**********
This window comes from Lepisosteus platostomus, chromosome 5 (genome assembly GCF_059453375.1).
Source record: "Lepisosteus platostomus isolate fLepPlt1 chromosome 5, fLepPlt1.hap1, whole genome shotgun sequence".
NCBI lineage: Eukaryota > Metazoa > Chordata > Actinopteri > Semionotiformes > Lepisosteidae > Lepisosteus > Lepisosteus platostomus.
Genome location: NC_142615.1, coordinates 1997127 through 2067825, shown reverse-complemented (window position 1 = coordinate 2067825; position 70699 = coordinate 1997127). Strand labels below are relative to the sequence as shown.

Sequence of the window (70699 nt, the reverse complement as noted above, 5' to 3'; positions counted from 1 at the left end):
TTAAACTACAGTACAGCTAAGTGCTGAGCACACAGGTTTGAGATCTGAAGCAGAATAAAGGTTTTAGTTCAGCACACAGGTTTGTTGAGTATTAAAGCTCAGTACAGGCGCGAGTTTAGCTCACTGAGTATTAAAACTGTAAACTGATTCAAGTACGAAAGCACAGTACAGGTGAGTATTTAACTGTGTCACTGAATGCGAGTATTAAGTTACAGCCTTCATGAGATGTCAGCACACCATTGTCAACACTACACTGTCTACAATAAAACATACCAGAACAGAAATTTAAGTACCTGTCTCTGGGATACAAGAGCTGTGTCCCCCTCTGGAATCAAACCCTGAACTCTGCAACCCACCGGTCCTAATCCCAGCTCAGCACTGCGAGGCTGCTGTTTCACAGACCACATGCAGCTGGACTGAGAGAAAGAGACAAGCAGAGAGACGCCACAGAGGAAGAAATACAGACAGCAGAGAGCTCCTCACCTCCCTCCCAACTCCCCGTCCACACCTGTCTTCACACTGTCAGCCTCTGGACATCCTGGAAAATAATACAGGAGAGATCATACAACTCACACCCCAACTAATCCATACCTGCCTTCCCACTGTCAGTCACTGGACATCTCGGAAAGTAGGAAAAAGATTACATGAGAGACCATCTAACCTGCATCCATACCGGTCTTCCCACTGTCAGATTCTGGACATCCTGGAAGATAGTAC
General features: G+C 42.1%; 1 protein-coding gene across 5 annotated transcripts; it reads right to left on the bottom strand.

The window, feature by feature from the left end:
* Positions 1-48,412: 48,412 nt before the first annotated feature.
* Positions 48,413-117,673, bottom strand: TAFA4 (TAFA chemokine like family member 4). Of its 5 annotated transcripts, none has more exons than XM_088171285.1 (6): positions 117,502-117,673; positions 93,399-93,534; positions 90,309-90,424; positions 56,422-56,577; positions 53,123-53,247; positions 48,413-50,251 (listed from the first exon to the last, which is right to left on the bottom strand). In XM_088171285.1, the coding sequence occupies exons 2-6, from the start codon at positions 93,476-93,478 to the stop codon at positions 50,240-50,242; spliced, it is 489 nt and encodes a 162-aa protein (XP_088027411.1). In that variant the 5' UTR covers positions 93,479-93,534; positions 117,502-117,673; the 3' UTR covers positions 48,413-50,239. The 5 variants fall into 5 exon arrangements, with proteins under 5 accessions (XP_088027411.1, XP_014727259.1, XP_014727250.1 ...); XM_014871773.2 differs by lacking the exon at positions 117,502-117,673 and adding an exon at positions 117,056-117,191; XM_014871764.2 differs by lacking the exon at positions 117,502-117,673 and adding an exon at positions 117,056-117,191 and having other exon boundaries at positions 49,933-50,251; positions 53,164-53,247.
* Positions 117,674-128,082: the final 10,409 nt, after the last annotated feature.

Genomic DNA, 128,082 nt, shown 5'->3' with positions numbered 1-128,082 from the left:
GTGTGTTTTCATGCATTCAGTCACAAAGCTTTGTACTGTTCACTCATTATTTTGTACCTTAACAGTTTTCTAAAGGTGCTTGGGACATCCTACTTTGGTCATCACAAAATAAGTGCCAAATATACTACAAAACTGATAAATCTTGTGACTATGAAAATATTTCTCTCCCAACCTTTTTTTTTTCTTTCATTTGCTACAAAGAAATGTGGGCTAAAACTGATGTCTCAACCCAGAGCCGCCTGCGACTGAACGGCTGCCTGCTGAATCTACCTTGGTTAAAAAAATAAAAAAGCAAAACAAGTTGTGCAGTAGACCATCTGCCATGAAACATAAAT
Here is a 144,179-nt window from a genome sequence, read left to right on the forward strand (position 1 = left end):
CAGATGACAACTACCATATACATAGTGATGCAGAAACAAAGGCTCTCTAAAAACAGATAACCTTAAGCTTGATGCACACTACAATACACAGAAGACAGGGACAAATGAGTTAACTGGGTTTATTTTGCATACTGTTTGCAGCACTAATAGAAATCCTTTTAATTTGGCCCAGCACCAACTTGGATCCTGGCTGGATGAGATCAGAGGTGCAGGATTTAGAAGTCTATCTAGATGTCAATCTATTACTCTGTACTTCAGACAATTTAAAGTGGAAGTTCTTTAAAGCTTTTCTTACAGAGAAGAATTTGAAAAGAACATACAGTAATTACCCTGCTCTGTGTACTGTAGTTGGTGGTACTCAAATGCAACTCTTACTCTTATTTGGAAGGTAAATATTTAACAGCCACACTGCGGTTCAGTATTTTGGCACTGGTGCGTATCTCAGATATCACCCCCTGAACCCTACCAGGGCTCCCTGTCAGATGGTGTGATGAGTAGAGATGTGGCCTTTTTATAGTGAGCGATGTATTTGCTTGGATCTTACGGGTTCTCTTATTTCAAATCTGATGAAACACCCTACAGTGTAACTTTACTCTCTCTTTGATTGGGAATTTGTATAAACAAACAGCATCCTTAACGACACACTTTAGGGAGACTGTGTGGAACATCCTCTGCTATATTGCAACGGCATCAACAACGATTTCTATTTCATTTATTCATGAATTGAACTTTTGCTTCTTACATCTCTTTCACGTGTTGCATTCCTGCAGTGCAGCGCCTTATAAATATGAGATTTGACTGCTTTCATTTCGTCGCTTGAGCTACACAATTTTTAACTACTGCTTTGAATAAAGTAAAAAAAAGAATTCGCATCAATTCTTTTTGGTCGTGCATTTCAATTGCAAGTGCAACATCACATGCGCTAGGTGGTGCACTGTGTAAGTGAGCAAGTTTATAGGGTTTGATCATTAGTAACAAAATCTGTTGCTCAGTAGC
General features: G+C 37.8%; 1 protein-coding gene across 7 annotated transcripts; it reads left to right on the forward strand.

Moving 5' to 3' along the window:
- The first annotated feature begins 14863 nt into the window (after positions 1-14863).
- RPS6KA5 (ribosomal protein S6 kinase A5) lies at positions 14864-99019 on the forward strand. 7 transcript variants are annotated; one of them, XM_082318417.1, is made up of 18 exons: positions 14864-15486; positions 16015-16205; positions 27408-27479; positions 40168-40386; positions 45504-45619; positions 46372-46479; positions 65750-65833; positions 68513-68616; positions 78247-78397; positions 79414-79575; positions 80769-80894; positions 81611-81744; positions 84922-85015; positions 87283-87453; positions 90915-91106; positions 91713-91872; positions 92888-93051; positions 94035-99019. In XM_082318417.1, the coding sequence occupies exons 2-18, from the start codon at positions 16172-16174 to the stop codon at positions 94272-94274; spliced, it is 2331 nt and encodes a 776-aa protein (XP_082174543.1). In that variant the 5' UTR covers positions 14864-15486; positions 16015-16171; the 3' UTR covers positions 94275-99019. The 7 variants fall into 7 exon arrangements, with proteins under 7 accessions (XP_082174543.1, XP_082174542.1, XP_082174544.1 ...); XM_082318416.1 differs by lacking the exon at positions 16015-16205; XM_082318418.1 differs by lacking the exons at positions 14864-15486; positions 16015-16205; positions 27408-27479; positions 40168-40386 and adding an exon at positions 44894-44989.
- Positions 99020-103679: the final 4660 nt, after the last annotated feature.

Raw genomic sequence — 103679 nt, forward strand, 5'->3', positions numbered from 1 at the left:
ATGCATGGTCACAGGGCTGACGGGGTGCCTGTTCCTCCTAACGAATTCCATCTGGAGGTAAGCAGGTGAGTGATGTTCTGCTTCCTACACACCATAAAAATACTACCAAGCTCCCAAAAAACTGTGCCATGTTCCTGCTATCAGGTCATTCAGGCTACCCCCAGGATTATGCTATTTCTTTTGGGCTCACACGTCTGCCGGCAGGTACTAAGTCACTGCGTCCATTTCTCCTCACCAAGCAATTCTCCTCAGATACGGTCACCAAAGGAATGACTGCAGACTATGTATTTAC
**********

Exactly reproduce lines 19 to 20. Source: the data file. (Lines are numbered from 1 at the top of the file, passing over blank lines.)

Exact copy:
- RPS6KA5 (ribosomal protein S6 kinase A5) lies at positions 14864-99019 on the forward strand. 7 transcript variants are annotated; one of them, XM_082318417.1, is made up of 18 exons: positions 14864-15486; positions 16015-16205; positions 27408-27479; positions 40168-40386; positions 45504-45619; positions 46372-46479; positions 65750-65833; positions 68513-68616; positions 78247-78397; positions 79414-79575; positions 80769-80894; positions 81611-81744; positions 84922-85015; positions 87283-87453; positions 90915-91106; positions 91713-91872; positions 92888-93051; positions 94035-99019. In XM_082318417.1, the coding sequence occupies exons 2-18, from the start codon at positions 16172-16174 to the stop codon at positions 94272-94274; spliced, it is 2331 nt and encodes a 776-aa protein (XP_082174543.1). In that variant the 5' UTR covers positions 14864-15486; positions 16015-16171; the 3' UTR covers positions 94275-99019. The 7 variants fall into 7 exon arrangements, with proteins under 7 accessions (XP_082174543.1, XP_082174542.1, XP_082174544.1 ...); XM_082318416.1 differs by lacking the exon at positions 16015-16205; XM_082318418.1 differs by lacking the exons at positions 14864-15486; positions 16015-16205; positions 27408-27479; positions 40168-40386 and adding an exon at positions 44894-44989.
- Positions 99020-103679: the final 4660 nt, after the last annotated feature.